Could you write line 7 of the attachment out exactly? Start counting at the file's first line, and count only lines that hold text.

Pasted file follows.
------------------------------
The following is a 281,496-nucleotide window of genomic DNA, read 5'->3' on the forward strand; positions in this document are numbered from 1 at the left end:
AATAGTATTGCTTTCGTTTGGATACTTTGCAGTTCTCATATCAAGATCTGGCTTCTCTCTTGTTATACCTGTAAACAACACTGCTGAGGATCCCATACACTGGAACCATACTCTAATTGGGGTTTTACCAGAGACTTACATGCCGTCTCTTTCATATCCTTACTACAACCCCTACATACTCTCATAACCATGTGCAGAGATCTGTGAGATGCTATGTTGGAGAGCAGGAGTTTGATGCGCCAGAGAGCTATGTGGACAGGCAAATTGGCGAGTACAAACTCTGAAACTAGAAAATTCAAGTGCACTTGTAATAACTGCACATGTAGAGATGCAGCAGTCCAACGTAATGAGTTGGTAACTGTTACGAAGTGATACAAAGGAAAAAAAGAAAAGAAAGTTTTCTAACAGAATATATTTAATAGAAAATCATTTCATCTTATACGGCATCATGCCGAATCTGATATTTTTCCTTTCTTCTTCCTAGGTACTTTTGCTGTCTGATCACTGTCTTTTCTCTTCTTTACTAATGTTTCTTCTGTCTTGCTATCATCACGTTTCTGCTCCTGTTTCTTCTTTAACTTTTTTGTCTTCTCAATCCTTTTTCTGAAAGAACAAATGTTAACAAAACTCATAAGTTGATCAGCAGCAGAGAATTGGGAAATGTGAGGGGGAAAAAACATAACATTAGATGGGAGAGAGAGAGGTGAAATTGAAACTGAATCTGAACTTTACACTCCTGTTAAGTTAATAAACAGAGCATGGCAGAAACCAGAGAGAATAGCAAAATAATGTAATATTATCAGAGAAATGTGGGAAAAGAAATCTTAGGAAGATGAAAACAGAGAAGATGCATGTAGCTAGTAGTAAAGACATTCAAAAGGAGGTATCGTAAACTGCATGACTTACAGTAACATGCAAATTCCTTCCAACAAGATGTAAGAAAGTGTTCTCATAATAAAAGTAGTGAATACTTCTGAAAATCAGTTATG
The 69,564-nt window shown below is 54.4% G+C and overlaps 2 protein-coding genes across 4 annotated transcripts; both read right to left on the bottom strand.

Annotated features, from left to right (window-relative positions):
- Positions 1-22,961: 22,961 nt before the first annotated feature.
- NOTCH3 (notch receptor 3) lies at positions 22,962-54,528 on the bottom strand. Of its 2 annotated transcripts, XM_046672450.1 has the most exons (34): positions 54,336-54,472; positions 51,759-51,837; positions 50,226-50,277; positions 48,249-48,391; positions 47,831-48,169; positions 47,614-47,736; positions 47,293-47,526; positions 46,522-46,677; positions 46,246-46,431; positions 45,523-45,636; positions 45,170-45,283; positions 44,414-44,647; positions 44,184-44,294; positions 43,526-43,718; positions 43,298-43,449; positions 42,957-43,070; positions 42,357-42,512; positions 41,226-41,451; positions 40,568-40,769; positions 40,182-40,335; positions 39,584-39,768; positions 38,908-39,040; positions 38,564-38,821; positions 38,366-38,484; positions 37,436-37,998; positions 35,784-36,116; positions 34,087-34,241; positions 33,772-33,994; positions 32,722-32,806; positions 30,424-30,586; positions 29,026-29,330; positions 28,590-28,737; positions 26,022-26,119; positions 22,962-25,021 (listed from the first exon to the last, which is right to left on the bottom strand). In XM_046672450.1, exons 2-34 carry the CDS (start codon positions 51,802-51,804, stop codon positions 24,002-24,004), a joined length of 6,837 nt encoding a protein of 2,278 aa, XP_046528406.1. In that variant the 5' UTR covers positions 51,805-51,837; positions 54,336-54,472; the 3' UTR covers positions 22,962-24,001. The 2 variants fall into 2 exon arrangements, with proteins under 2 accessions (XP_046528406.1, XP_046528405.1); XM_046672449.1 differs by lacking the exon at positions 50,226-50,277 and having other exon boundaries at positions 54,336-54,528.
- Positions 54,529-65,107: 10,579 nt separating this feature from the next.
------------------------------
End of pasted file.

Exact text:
- Positions 54,529-65,107: 10,579 nt separating this feature from the next.